It’s difficult for fans who live and die by the Yankees to grasp just how laid back Spring Training games can seem. Winning the game is not the goal. Each player has things that he is working on, like mastering a specific pitch, or testing the health of his knees, and so on. Getting in shape to play in April is the goal of playing in March.

This means that in crucial situations in a spring game, you might see the very effective starting pitcher lifted because he’d reached his pitch count and the game handed over to some no-name journeyman who is fighting for a spot on the roster, and who is likely not to succeed in either pitching well in the exhibition or making the team.

A good analogy is to think of these games like dress rehearsals. You’ll see a lot of the understudies instead of the stars, and just when you are getting into the swell of emotion of a really good song, they keep breaking in and changing things around. If you’re disappointed by watching the rehearsal because it wasn’t like the Real Thing, well, guess what, you need to buy a ticket to The Show for that.

But, today, the Yankees pulled off a pretty bang up rendition of an exciting cast with a big production number at the end.

Things started well, with Chien-Ming Wang on the mound with a nice 1-2-3 inning, which included strikeouts of Grady Sizemore and Travis Hafner. His second inning did not go as smoothly, as he gave up three runs, but still ended the inning with a strikeout to David Dellucci. He then sat down six of the next seven, the only hit being a pop fly into no man’s land that dropped for a hit. In the fifth he showed a little fatigue, perhaps, as Grady Sizemore, oopsie, got a hold of one and hit a long homer, and then after striking out Dellucci again, walked Hafner and was declared done for the day.

Scott Patterson (no, we hadn’t heard of him either) followed, getting them out of the jam with a 6-4-3 double play, and then pitching a 1-2-3 sixth. Darrell Rasner pitched the final three innings and, oopsie, gave up another homer to Sizemore, and they nicked him for one more in the ninth, giving the Indians a tally of 6 runs.

The Yankees were perpetually playing catch-up in the game. After Wang had given up the three in the second, Giambi led off the bottom of the inning with a walk, followed promptly by a Shelley Duncan dead-center blast that was absolutely crushed. Much earlier this spring, Joe Girardi had remarked that he didn’t understand why any pitcher would ever throw him a fastball ever. Apparently C. C. Sabathia had not gotten that memo, though and the shot made it 3-2 Indians.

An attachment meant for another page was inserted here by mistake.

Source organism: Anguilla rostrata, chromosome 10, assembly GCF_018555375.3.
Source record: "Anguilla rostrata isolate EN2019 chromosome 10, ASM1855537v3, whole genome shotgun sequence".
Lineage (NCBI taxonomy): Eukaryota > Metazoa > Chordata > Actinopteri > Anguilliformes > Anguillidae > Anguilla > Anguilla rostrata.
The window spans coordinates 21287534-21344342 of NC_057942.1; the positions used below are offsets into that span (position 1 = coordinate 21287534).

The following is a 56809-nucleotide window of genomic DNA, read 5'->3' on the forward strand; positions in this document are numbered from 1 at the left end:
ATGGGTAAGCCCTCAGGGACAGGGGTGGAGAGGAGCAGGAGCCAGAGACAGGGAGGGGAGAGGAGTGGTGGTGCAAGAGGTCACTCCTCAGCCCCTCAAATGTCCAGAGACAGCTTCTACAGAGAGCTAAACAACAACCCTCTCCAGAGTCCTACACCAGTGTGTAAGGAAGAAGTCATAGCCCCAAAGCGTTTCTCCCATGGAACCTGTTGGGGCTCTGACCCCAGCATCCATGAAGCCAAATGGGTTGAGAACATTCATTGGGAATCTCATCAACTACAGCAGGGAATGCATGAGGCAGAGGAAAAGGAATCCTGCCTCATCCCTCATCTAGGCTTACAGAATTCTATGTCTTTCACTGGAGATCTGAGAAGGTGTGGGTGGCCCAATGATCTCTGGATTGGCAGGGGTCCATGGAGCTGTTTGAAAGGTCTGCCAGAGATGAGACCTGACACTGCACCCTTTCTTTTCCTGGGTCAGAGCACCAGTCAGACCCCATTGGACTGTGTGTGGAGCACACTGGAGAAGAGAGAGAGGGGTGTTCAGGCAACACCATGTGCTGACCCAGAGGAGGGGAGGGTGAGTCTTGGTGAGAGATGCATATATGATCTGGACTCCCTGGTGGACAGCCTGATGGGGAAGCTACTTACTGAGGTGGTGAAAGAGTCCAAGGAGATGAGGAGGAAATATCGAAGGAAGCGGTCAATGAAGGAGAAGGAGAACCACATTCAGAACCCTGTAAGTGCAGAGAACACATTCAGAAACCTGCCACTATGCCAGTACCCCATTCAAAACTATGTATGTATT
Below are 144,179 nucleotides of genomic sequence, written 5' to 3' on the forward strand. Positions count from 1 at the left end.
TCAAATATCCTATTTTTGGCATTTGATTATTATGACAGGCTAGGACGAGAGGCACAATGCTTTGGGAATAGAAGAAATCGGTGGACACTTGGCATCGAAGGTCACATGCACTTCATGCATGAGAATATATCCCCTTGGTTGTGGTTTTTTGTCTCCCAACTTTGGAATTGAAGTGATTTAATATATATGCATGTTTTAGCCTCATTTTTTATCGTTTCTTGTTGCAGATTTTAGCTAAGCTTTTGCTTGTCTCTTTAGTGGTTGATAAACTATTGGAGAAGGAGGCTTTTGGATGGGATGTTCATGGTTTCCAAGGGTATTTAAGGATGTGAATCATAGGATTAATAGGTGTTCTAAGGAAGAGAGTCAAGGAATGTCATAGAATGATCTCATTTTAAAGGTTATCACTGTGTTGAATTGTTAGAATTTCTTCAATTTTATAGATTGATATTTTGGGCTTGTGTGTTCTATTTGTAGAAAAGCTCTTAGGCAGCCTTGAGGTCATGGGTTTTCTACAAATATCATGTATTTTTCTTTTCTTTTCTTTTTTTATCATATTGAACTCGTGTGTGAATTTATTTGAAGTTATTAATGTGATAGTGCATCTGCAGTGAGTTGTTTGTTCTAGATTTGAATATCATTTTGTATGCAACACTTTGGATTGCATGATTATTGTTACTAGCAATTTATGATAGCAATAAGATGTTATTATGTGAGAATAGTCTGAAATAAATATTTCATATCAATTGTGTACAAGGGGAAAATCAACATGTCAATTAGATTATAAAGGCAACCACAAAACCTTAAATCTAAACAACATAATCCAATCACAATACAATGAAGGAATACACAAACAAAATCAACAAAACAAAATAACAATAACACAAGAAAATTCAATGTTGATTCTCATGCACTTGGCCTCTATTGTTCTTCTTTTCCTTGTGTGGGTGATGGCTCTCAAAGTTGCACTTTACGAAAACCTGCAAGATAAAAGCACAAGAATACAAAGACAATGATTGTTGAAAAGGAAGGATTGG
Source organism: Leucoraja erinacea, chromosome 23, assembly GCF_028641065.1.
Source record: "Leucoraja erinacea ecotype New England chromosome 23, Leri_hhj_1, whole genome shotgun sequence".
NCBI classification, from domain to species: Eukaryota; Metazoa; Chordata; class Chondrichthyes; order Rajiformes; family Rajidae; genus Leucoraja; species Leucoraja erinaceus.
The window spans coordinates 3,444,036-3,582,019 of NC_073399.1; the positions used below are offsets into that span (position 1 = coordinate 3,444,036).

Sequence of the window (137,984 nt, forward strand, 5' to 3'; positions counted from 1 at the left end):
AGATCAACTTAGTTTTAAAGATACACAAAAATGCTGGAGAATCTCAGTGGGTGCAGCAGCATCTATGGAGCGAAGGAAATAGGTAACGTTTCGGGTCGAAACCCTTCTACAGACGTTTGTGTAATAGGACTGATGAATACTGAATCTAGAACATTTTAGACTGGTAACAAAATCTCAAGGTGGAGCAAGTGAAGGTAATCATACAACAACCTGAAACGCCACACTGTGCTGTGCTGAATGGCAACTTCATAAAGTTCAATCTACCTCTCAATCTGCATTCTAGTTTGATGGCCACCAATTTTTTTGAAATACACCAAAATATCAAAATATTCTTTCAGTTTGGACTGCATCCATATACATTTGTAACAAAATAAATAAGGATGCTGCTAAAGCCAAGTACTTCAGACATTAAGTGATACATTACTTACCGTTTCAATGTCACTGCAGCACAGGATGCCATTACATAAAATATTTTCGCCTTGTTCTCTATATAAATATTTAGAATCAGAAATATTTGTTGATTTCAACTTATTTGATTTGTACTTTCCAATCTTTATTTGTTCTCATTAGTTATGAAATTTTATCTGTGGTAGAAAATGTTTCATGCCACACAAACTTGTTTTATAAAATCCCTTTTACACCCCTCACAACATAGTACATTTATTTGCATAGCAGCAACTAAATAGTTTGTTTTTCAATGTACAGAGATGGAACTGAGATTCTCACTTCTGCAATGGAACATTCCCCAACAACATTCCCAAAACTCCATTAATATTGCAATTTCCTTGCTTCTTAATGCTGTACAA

In the fourth the Yankees tied the score, as Cano led off with a hit, stole second, and then came in on a Jose Molina double. Molina is one of the few catchers I’ve seen who does not look as though he is running perpetually uphill into the wind. He even tagged up and took third on a fly ball to right. Unfortunately, he was stranded there, and the Yankees were unable to take the lead. After Sizemore’s two homers it was 5-3 Cleveland, and the Yankees scratched back one more in the bottom of the eighth on a Greg Porter triple (yes, he plays for our side… we’re in the understudy territory now) andd a Bernie Castro RBI single. Castro nearly scored the tying run on the next hit, but ended up gunned down at the plate.

After the Indians got that insurance run off Rasner in the ninth, things were not looking good. 6-4 in Cleveland’s favor with Chad Moeller, Brett Gardner, and Justin Christian coming up for the Yankees.

But Moeller is no slouch, a former big league backstop who is currently jobless and looking to hook on with a team after the Nationals released him about a week ago. And Gardner is the guy my mother just loves. “This guy can run like crazy!” is her scouting report on him. Every time he’s come to bat this spring, my mom has said to me, “I hope he hits the ball so we can see him run.” The crowd, which had been sun-lulled all afternoon, came to life with a “Let’s Go Yankees” cheer.

Moeller doubled, and Gardner did not get to show off his speed–at least not right away–because he walked on four pitches. (That did not keep my mom from cheering “Way to go Speedy Dynamo!”) Justin Christian then tried to hit a ball in the big hole between short and third, but ended up lining to the left fielder. Damn.

So up came Kyle Anson in the DH slot. This is a guy who was a third base prospect but the Yankees converted him to catching because of the strength of his arm. I have no idea if he’s any relation to Cap Anson, the great 19th century baseball player. Anson doubled and Moeller scored. Now it was 6-5 Indians with one out and two men on… Gardner the Speedy Dynamo at third, and Anson at second.